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Best Flow in Bulgaria

Launched in March, News7 is the first 24/7 news channel to broadcast in Bulgaria. Operating from a studio base in the capital, Sofia, the transmissions are carried throughout the country via terrestrial, satellite and cable. Established as an affiliate of CNN, the News7 team was trained at the cable network’s operational centre in Atlanta, Georgia.

“The television market in Bulgaria has changed in recent years, with viewers’ interests shifting to the thematic channels,” says Dobromir Anguelov, technical adviser, TV7/News7 and the News7 technical project manager. “Until this year, viewers lacked a strong news channel to keep them informed about any hot local and international news. To meet that need, Balkan Bulgarian Channel (BBT) created News7.”

Established as an affiliate of CNN, the News7 team was trained at the cable network’s operational centre in Atlanta, Georgia. The association means that News7 supplies CNN with Bulgarian news, while CNN provides the Sofia studios with a regular feed of international happenings. Overseeing the set up of the new facility was Copenhagen-based systems integrator Best Flow Factory (BFF).

The facility accommodates two studios, one with an area of 150sqm, the other measuring 50sqm. Both are linked to the central newsroom. The main studio uses a combination of Sony HDC-P1 and HDC-1700 cameras. While the latter models are operated manually, the HDC-P1s are controlled robotically using a Telemetrics TeleGlide Track system and the Televator Elevating Pedestal.

This arrangement consists of two track systems, one of which is curved with three trolleys on one track. To stop accidental mishaps, the set up includes a collision avoidance system. The elevators were custom designed to accommodate the studio’s very small overall height.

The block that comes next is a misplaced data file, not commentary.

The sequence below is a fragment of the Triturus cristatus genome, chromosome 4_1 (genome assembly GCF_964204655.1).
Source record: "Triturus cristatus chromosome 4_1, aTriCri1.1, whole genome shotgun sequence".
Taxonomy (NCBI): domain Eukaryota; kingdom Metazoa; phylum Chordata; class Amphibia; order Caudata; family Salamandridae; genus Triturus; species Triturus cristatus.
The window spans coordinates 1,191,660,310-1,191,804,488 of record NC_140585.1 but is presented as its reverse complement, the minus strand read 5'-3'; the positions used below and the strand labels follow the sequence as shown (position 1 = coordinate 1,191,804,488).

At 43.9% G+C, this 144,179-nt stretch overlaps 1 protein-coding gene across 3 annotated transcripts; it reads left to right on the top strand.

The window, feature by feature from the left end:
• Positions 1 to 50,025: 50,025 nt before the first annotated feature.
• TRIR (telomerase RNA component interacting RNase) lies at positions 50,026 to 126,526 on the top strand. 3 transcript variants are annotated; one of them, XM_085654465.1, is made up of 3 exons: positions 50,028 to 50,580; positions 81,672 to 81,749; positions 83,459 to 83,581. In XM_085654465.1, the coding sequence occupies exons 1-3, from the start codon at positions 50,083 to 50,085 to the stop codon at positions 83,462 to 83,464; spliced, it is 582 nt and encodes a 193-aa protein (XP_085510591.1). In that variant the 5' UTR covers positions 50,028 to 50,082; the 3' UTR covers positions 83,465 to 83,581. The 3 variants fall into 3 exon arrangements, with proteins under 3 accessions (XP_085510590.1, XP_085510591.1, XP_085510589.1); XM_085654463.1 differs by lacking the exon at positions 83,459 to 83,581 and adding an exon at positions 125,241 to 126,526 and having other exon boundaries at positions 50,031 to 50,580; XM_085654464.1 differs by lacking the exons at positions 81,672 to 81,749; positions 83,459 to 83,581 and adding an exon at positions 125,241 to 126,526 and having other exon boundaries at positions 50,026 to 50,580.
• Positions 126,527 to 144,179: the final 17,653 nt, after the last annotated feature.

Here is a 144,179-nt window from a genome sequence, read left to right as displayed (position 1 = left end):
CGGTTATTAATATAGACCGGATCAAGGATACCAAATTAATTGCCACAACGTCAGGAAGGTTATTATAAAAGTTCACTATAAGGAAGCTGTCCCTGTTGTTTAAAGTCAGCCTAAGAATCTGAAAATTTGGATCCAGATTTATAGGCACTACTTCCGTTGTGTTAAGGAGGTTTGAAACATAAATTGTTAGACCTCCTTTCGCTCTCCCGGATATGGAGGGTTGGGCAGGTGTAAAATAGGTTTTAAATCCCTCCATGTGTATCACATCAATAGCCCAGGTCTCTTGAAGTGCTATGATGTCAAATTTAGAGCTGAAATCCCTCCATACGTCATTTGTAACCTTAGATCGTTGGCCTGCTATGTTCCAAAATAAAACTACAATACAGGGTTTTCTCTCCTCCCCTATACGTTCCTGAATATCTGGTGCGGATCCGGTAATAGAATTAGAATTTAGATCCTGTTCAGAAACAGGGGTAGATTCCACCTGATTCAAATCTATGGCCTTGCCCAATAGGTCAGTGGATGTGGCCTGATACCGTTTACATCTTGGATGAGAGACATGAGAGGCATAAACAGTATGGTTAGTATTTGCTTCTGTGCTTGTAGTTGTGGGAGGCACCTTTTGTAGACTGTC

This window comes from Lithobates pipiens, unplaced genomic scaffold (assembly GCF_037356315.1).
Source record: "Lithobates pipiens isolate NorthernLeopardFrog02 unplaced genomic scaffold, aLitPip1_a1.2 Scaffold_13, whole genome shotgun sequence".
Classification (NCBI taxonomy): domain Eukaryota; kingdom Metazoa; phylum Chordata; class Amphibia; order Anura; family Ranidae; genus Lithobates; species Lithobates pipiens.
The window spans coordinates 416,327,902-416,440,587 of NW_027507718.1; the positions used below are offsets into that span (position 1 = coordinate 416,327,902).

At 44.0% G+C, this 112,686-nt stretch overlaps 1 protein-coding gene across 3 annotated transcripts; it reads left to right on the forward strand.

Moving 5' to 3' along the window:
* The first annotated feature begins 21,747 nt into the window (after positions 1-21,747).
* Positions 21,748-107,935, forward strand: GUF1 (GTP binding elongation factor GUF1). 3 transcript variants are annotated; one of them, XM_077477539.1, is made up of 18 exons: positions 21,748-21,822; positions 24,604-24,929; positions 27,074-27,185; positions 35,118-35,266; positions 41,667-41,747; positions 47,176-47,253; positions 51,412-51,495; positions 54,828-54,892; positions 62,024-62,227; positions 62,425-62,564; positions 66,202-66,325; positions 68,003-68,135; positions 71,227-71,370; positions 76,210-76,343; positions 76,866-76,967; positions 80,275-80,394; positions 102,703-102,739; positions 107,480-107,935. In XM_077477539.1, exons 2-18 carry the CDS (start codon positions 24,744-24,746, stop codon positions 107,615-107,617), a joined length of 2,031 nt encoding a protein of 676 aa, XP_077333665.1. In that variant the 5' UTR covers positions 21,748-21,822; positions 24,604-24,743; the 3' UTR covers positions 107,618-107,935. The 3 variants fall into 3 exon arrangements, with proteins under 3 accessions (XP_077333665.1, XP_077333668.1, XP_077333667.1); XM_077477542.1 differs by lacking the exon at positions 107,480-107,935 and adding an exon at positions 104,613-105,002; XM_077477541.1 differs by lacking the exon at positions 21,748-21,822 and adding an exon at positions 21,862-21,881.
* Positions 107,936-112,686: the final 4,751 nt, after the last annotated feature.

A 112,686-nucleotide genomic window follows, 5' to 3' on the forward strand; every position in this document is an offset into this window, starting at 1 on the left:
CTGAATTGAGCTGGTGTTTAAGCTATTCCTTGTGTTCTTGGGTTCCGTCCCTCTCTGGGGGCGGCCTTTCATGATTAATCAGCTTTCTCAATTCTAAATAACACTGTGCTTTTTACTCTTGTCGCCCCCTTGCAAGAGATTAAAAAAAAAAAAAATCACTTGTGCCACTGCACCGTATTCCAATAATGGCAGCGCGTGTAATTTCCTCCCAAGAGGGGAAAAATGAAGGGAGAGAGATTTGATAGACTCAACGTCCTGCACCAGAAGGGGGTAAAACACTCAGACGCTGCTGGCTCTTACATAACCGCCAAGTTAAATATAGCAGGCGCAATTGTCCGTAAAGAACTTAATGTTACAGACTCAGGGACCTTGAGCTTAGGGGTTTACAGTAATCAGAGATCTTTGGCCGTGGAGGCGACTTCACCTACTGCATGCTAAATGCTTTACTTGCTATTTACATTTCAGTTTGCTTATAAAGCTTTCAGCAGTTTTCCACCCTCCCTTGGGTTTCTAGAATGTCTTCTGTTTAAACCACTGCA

“The main channel in the BBT group –TV7 – has used Sony cameras for many years and camera operators feel comfortable with them. So that was our choice, too,” states Anguelov. “When it came to vision mixing, we chose the Snell Kahuna 2 ME switcher.”

He adds that when it came to selecting a newsroom system, News7 again looked to equipment in place in other parts of the group’s operations. “Octopus6 was already in use at TV7, so opting for a second system for the news operation made sense.” This system employs MOS integration to permit all elements of a news bulletin to be created within one window.

“We use Quantel sQ News for editing with graphics being added through a combination of Viz Trio, Viz Pilot, Viz Weather and Viz World. News7 shares the same journalists with TV7, and since they also use Quantel it was the right choice. Quantel sQ is a very reliable system with very good after sales support.”

For transmission, the rundown scripts are sent from Octopus to MOS compliant Autocue prompters. At the same time, embedded clips, graphics and automation commands are sent to the Mosart Newsroom Computer System (NRCS) automation system for playout.

Newsroom automation
“Mosart was created by TV producers and directors especially for news operation,” maintains Anguelov. “As a result, it interacts very well with all kinds of systems and devices. This gives freedom to engineers to build their system to fit an exact need. We found that Mosart has a very intuitive user interface for operation and only a few days of training were sufficient before we went on air.”